LONDON: European shares slipped back into the red and China’s yuan hit a 10-year low on Tuesday, as the prospect of another escalation in the U.S.-Sino trade war compounded the recent gloom in global markets.
Asia had made modest gains overnight, thanks to hints of economic stimulus from Beijing, but Europe couldn’t keep up the momentum as some disappointing company results and consumer spending data from France triggered a 0.4 percent drop.
It came on top of reports that Washington will impose tariffs on all Chinese imports by the end of the year without progress at next month’s meeting of Presidents Donald Trump and Xi Jinping.
The euro struggled near a 10-week low as the dollar climbed towards a 2 1/2-month high against a basket of the world’s top six currencies.
It was the 10-year low for China’s yuan in Asian trading that grabbed most attention, though, as it weakened to 6.9696 per dollar, stirring speculation over whether Beijing will tolerate a slide beyond 7 per dollar.
“We don’t see the trade war being resolved any time soon,” said Rabobank’s senior macro strategist Teeuwe Mevissen. “And it comes at a time when we see all the sentiment indicators in the euro zone but also in the U.S., too, cooling down.”
There was more negative news out of Italy, the other major concern for Europe at the moment, as its coalition government faces off with the European Commission over spending.
Data showed the Italian economy had ground to a halt in the third quarter as both domestic demand and trade flows failed to spur any growth.
The flat reading was the weakest since the fourth quarter of 2014 and renewed the pressure on Italy’s government debt in the bond markets.
Italy’s 10-year government bond yield was up 2.5 basis points at 3.36 percent, having been as low as 3.32 percent earlier in the session. The closely watched spread over German government debt was back up to 300 bps.
GLOBAL BEAR MARKET?
Asian shares rose in a choppy overnight session as China made a fresh attempt to stabilise its stock markets.
Beijing’s securities regulator said it would encourage share buybacks and mergers and acquisitions by listed firms and would enhance market liquidity.
Mainland China’s benchmark Shanghai Composite and the blue-chip CSI 300 gained to 1.0 percent and 1.1 percent, respectively, having fallen in early trading.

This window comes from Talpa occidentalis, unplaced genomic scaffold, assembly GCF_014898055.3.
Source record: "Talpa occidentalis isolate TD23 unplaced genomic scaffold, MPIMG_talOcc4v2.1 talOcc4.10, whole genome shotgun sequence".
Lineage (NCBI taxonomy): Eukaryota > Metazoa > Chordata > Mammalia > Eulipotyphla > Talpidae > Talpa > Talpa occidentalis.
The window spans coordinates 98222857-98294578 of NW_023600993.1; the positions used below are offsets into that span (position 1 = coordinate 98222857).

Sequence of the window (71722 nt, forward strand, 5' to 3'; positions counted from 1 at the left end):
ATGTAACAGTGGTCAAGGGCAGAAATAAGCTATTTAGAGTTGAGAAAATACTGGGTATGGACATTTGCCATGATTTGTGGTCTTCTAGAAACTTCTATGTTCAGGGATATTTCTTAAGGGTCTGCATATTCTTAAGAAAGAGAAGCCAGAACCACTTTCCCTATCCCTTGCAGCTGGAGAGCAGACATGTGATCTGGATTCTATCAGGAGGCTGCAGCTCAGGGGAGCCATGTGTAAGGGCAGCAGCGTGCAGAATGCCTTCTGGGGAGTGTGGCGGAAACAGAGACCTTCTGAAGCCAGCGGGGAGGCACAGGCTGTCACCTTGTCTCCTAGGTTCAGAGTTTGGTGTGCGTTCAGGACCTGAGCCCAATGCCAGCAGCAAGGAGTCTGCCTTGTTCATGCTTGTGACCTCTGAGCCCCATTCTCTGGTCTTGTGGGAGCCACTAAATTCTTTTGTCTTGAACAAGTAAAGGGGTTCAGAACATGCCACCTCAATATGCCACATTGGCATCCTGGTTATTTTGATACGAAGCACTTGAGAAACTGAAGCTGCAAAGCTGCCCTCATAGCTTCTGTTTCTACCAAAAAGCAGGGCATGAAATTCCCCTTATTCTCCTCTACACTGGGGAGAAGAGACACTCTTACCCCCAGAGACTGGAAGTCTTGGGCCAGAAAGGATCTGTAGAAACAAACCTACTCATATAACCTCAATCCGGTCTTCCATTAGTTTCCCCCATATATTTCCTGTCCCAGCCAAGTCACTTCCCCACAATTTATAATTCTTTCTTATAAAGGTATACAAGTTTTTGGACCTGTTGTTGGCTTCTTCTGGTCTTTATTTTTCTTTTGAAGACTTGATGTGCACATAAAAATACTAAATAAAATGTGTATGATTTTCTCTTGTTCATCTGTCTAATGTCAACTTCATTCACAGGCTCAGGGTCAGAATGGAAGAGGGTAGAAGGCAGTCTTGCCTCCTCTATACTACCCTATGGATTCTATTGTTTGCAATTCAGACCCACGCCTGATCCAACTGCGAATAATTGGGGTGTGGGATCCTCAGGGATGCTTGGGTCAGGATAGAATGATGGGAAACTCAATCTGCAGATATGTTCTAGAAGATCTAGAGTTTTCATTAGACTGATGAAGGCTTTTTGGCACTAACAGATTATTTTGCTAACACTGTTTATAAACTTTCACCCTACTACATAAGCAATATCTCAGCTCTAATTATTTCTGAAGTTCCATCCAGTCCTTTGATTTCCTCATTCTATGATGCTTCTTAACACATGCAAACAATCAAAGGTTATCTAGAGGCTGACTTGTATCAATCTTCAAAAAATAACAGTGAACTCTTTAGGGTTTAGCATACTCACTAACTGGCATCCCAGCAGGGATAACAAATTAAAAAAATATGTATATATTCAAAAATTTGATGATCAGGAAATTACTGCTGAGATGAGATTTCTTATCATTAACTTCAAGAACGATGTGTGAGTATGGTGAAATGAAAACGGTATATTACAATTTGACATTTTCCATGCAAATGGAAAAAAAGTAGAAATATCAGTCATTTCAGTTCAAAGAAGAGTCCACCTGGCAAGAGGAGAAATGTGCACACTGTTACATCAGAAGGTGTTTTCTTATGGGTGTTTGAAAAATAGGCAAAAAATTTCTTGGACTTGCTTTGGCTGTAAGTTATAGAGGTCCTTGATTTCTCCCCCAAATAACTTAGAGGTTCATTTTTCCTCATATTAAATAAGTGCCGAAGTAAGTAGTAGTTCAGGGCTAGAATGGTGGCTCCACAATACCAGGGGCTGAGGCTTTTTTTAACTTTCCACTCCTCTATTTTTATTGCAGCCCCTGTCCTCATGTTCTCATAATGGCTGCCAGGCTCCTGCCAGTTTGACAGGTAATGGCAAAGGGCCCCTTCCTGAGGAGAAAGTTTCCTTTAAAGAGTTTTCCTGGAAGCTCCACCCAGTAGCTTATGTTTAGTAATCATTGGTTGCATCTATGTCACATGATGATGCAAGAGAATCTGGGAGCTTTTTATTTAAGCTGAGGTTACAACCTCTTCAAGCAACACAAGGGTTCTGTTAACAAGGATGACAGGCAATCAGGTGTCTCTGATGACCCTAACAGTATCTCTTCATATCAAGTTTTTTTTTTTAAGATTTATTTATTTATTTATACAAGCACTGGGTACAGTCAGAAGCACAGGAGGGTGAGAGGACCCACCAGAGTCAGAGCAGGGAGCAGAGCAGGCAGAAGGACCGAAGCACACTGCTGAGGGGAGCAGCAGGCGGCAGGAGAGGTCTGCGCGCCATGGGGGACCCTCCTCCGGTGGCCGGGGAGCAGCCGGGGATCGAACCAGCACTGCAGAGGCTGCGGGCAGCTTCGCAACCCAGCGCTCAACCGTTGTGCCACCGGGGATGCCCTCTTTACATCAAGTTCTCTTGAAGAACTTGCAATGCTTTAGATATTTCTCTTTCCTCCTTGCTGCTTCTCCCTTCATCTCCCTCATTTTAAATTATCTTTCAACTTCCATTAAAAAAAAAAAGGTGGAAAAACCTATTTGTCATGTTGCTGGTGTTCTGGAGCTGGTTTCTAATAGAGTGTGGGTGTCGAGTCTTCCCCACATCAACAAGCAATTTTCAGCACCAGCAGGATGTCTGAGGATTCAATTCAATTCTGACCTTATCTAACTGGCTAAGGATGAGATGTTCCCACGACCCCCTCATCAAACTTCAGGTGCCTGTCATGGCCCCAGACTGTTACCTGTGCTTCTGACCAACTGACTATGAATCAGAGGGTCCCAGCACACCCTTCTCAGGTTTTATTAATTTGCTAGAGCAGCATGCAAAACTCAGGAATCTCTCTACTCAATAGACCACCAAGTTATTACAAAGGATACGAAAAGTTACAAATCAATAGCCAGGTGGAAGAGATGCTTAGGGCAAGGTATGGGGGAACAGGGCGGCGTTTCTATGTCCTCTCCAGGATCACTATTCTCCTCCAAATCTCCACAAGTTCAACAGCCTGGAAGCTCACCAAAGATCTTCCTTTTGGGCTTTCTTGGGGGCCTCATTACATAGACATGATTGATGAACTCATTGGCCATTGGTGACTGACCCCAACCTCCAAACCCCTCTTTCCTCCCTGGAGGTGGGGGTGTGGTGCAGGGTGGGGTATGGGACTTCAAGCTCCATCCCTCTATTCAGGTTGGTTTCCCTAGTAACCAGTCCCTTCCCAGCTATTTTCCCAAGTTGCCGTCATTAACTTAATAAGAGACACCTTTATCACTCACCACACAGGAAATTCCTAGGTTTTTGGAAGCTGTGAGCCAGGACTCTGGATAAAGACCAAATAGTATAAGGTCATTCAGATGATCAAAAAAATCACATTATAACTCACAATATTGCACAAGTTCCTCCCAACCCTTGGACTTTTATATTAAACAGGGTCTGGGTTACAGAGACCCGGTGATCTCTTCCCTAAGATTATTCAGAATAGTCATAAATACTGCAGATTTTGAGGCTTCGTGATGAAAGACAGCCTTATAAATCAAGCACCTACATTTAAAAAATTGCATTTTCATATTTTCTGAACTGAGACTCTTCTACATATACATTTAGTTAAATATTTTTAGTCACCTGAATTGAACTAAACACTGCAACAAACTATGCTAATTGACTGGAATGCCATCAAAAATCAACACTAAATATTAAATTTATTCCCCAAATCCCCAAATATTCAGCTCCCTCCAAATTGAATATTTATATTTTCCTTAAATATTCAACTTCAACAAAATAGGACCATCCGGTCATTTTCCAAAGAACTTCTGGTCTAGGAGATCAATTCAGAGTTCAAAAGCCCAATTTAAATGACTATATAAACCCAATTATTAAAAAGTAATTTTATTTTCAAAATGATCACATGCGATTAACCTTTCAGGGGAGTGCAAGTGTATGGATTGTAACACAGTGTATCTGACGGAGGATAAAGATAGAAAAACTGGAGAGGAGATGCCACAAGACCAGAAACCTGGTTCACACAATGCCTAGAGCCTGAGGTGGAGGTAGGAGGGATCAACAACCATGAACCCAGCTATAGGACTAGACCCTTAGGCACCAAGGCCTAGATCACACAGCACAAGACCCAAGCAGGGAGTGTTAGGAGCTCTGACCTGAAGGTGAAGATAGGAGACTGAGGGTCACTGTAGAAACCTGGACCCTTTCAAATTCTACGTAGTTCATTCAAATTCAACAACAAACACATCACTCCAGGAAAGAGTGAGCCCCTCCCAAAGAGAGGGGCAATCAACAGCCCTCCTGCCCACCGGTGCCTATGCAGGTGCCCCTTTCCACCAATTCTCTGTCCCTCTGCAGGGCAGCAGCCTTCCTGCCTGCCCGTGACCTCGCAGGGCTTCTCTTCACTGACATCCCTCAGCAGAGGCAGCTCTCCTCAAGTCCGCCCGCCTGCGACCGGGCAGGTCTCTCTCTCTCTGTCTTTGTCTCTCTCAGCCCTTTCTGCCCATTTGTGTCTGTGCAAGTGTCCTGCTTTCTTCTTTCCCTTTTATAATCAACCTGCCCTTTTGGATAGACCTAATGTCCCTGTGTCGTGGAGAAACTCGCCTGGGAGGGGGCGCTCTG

Japan’s Nikkei average also erased early losses and rose 1.5 percent as traders went shopping for bargains among beaten-down stocks.
MSCI’s broadest index of Asia-Pacific shares has lost 12 percent this month and is on track for its biggest October decline since 2008, during the global financial crisis.
“At this point, nobody can say the equity market is bottoming out. Global investor sentiment remains shaky,” said Yasuo Sakuma, chief investment officer at Libra Investments in Tokyo.
The speed with which a brief rally in U.S. stocks faded on Monday underscored that jittery mood.
Wall Street was pointing to a modestly higher open later, but the S&P 500 will be starting near a six-month low, having dropped almost 10 percent from last month’s record highs.
The chill around China and global trade means emerging- market stocks are at an 18-month low. MSCI’s index is down for a sixth day in a row and Monday’s post-election rally in Brazil was already in the rear-view mirror.
The CBOE Global Markets volatility index, known as Wall Street’s “fear gauge”, was down a touch, but it had jumped to as much as 27.86 points, its highest since Oct. 11 and the second highest since the volatility shock of early February.
“The probability of global stocks turning to a bear market is increasing,” said Masanari Takada, cross-assets strategist at Nomura Securities.
In the main commodity markets, oil prices were mixed after easing overnight as Russia signalled that output will remain high and as concern over the global economy led to worries about demand for crude.
West Texas Intermediate crude futures edged up 0.1 percent to $67.13 per barrel. Brent crude futures dipped 0.3 percent to $77.13.
Zinc and copper prices also dropped, along with other base metals, after U.S. President Trump’s warning of new tariffs on Chinese goods.
Trump has said during an interview with Fox News that he thinks there will be “a great deal” with China on trade, but warned that he has billions of dollars worth of new tariffs ready to go if a deal is not possible.
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